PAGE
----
This is a collaborative post
For some, the kitchen is the heart of the home where all the family gathers to be together and enjoy family time. As family spaces change, and we embrace open-plan living, we are tending to spend more time together in one room, and that room is often a multi-purpose kitchen/dining/living room, often with access straight on to the garden. But with little ones running around and playing, how can you make your kitchen, child friendly?
Shaker kitchens retailer Harvey Jones uses their expertise to offer advice on how you can make your kitchen a safe place for your little ones.
Whilst you are preparing dinner, you’ll want to keep a watchful eye on the kids whilst keeping the other on your cooking. An island, table or breakfast bar in your kitchen is a great space for the children to gather and watch you work. If you do want to include a hob on your island but also want it to be a place where children can perch, then think carefully about the island’s arrangement and the kind of power you choose for your hob.
A breakfast bar that’s placed at slightly higher level than the rest of the island will guard against small fingers creeping close to an exposed flame or boiling pans, while an induction hob with no exposed flame and safety indicators that flash to indicate if a zone is still hot is a good choice. A table at a slightly lower area but attached to one side of the island is also a clever option. Just make sure there’s plenty of room for chairs to be pushed back without being in the way of any kitchen traffic.
No matter how many times you tell children “don’t run”, do they ever listen? Kids will be kids and as much as you might want to stop running and playing in the kitchen, it’s likely to occur at some point. A layout that encourages children to stay out of the cooking and prep areas is best to keep them out of harms’ way. Think about placing your fridge to one side out of the main body of the kitchen so they can safely access it to get their own drinks or ice-creams for instance. If you want them to help you lay the table in time for tea, then it’s also worth placing a china cupboard on the rear side of an island or to store things in a dresser near the table so they can help without getting under your feet as you dish up.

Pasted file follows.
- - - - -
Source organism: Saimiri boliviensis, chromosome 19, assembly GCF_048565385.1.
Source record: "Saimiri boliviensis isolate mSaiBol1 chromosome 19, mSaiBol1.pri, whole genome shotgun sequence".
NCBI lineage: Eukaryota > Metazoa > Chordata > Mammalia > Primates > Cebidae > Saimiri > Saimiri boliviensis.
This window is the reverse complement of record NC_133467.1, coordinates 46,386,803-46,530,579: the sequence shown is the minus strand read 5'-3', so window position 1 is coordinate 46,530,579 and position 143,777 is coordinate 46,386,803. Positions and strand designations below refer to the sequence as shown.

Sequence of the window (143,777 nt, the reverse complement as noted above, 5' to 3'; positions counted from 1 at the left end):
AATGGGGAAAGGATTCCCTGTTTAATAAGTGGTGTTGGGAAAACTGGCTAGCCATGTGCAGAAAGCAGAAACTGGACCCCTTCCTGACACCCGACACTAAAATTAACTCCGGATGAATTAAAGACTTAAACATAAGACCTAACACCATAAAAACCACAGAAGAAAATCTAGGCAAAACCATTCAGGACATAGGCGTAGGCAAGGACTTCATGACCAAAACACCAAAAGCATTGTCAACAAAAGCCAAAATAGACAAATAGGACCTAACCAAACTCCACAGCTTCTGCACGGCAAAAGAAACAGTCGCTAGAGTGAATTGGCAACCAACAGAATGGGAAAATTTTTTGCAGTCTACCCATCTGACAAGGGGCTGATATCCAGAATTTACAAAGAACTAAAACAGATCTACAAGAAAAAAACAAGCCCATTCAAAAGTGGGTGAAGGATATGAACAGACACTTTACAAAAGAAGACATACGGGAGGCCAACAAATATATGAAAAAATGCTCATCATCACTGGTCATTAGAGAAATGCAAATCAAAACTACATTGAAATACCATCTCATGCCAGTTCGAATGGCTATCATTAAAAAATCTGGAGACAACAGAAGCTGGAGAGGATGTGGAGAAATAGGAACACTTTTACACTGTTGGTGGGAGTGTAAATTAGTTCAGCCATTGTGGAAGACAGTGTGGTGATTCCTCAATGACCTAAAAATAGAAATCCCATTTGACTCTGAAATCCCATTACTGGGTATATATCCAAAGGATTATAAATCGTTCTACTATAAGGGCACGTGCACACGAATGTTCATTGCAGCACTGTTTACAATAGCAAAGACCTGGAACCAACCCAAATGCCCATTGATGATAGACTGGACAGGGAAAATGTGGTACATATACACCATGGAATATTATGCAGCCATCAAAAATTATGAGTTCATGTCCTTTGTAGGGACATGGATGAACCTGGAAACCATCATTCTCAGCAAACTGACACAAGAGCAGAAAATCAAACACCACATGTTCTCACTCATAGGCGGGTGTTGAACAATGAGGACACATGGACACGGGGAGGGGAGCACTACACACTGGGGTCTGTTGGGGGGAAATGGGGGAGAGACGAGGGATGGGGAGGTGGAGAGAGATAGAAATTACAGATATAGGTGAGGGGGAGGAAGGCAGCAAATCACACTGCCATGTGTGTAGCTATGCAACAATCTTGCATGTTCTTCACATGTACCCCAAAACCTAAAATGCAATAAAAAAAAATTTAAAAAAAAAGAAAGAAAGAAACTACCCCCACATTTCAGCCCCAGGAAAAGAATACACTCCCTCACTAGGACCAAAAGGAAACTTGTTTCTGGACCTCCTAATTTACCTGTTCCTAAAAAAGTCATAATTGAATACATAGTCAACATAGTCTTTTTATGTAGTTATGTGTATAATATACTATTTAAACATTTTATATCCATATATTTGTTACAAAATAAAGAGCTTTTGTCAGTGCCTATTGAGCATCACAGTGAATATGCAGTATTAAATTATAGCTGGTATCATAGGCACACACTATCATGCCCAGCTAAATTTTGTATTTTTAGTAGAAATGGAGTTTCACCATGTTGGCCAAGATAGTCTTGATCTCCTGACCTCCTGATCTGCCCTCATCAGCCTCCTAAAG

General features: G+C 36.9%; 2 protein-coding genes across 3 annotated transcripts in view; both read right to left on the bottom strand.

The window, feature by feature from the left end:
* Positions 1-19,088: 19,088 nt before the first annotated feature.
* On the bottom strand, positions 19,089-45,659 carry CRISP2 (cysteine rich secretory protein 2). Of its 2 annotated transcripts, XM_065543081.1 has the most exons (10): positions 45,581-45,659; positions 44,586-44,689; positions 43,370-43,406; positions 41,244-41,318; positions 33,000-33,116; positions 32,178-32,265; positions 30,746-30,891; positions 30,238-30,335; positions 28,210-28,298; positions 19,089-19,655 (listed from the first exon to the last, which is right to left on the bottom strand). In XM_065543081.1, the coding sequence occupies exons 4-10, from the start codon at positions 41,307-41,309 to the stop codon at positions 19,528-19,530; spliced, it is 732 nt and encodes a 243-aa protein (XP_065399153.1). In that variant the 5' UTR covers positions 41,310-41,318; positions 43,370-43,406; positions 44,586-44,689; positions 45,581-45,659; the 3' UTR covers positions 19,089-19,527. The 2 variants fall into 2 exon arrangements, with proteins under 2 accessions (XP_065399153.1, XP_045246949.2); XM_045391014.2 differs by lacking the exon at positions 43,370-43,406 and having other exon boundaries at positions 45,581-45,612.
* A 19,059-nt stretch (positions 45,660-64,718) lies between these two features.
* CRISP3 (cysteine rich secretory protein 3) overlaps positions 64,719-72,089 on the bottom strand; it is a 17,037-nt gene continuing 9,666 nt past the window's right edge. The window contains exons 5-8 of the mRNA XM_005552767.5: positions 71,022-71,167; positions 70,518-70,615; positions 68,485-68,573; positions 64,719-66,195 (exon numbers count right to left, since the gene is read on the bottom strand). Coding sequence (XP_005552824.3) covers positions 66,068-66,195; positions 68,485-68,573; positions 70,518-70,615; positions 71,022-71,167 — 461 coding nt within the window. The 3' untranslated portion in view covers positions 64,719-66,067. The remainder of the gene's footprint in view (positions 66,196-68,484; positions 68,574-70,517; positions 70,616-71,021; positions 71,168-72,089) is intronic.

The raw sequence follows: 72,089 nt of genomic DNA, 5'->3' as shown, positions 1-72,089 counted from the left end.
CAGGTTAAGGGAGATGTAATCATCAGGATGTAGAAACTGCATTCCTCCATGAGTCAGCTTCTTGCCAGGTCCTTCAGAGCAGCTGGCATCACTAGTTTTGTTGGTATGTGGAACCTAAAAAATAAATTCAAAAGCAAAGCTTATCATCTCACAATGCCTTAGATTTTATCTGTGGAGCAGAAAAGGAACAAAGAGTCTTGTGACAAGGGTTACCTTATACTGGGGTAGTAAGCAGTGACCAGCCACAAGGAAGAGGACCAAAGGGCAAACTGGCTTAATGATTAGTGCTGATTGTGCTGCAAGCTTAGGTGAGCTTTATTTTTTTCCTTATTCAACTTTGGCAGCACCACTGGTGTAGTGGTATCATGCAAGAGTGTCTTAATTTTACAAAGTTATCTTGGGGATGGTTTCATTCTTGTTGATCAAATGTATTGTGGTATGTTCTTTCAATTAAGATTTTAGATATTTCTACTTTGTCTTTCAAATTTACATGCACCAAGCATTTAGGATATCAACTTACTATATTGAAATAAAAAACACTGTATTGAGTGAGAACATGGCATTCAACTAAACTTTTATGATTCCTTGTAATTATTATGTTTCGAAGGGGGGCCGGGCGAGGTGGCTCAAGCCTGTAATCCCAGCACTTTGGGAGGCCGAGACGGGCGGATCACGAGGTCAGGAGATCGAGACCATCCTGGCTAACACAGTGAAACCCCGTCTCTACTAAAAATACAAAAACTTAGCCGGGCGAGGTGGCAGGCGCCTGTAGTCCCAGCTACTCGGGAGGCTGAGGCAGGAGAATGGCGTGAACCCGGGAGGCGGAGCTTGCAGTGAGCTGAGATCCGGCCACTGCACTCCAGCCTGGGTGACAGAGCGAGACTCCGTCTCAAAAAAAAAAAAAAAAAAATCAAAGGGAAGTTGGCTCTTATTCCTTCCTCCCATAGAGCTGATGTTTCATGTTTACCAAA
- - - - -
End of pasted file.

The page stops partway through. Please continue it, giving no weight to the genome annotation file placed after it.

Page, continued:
The fresh air does everyone a world of good – and whilst we can never rely on the weather, a kitchen that flows onto the garden, with bi-fold doors and flooring that sieges seamlessly from one space to another, avoiding any trip hazard, is a great way to encourage your small ones to venture into the great outdoors.
Lighting both outside and in is vital for creating the perfect atmosphere and mood in your kitchen space. If you have bi-fold doors, think carefully about how they might look both during the day and as dusk falls, to avoid that ‘wall of black’ that is often the result of large expanses of glass. Ensuring the garden is illuminated, both by directional spots inside and specialist garden lighting outside is one way to keep the garden feeling part of the space whatever the time of day. If you have decking, then placing spots around the edge will not only show where it ends but can also add a little sparkle to you night-time dining.
How to keep the space tidy
A utility room near to the kitchen is the perfect area to hide away any clutter that family life brings – dirty shoes, laundry, coats and more can all be stored – or hidden – away in your utility so your kitchen can remain clutter free. If you have the space then adding a sink will mean you can wash off muddy shoes and pets, too, so there’s no risk of traipsing mess through the kitchen. If a utility room isn’t an option because you don’t have the space, then a good alternative is to incorporate a cloakroom-style tall cupboard close to the garden entrance. You can use this to hold outdoor paraphernalia including shoes and coats as well as for storing outdoor games – balls, skittles and deflated paddling pools for instance.